DEIB Resources

A Collection of Material Submitted by Parents, Old Boys, and Faculty and Staff

This online resource is a place for parents, Old Boys, faculty and staff, and members of the extended community to continue learning on a variety of topics related to anti-racism, diversity, equity, inclusion, and belonging. 

As this resource is living and crowd-sourced, we invite ongoing input from our community for suggested books, articles, podcasts, shows, and any other materials that you would suggest on these topics.  We encourage you to contribute to this effort – we believe the resource will benefit from a myriad of views, perspectives, and experiences across a wide range of disciplines.

Materials for students, curated by our school librarians, are accessible by clicking here.
A collection of books on social justice for boys in our Upper School is accessible by clicking here.


List of 6 items.

  • Articles

    "This is the Casual Racism That I Face at My Elite High School"
    Rainer Harris
    The New York Times
    September 24, 2020 (updated March 18, 2021)

    A personal account of a high school student attending a private school on the Upper East Side.  The author discusses the school’s approach using restorative justice (repairing the harm caused by a crime) instead of expelling students for racist and discriminatory actions. 

    1,055 words, 5 minute read

    "The Problem with Inclusion: Time to Shift to Belonging"
    Dwight Vidale
    NAIS Independent Ideas Blog
    January 26, 2021

    With a background in institutional equity and belonging in New York City independent schools, the author describes discovering that school’s need to increase efforts to ensure that community members feel seen, heard, valued, and loved. Students and faculty members of color often feel the need to fit in to the school culture.  With a greater focus on belonging, communities will have greater awareness of what needs to change and see that all voices are being heard.

    1,147 words, 5 minute read

    "America's Enduring Caste System"
    Isabel Wilkserson
    New York Times Magazine
    July 1, 2020 (updated January 21, 2021)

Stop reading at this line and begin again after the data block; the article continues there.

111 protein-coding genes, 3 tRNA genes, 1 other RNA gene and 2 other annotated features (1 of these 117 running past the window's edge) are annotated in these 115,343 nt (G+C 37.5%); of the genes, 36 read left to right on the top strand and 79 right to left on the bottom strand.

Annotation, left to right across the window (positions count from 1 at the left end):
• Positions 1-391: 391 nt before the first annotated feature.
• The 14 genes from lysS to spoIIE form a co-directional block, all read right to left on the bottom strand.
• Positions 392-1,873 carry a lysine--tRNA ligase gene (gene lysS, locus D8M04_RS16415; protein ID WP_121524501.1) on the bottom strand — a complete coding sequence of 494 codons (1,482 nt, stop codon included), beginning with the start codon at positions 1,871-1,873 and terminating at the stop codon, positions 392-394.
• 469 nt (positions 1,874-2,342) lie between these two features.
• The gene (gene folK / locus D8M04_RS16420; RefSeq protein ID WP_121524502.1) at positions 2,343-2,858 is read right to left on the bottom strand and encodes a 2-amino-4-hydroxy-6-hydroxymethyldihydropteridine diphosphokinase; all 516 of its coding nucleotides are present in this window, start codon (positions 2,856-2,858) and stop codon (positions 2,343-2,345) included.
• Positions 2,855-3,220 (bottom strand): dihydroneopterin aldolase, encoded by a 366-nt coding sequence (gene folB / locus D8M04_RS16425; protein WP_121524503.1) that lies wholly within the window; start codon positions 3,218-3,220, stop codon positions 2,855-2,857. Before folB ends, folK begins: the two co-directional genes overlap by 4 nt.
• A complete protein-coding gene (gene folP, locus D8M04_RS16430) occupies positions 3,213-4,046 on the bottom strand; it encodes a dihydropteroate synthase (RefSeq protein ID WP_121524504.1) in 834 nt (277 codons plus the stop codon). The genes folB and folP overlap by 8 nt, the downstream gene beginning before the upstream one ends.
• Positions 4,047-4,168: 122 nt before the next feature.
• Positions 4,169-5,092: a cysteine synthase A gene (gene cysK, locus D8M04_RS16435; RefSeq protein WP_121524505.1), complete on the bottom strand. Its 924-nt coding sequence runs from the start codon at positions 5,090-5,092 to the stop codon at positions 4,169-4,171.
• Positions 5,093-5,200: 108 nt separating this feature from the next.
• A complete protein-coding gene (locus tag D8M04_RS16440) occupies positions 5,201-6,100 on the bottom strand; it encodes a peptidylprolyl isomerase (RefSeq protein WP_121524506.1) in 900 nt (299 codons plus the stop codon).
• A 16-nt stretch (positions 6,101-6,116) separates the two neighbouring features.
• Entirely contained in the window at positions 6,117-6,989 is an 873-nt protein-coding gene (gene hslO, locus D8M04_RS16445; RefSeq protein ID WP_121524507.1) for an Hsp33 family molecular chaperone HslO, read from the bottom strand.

Adapted from Caste: The Origins of Our Discontents, this article highlights the core concepts of the racial hierarchy in America.  Defining a caste system and looking at historical caste systems across the globe help the reader better understand this hierarchy.

    10,626 words, 33 minute read 

    "103 Things White People Can Do for Racial Justice"
    Corinne Shutack
    August 13, 2017 (last updated September 21, 2020)

    The author provides concrete examples for white individuals striving to become better accomplices.  Examples include making charitable contributions to nonprofits dedicated to social justice, contacting your political representatives, and seek out a diverse group of friends for you and your family.

    6,209 words, 24 minute read

    "America's long history of scapegoating its Asian citizens"
    Nina Strochlic 
    National Geographic
    September 2, 2020

    The author begins with the story of a woman who was recently the victim of targeted Chinese racial violence. Unbeknownst to the offender, she is an American of Japanese descent, and her grandfather, Eisaku "Ace" Hiromura, is a decorated US veteran who fought for this country during WWII.  The article examines the histories and struggles of Asian Americans and Pacific Islanders (AAPI) and some of the policies that made their journeys particularly challenging.

    2,500 words, 15 minute read
    Readers are asked to provide their e-mail address to create a free account to access this article.

    Evelyn R. Carter
    Harvard Business Review
    June 22, 2020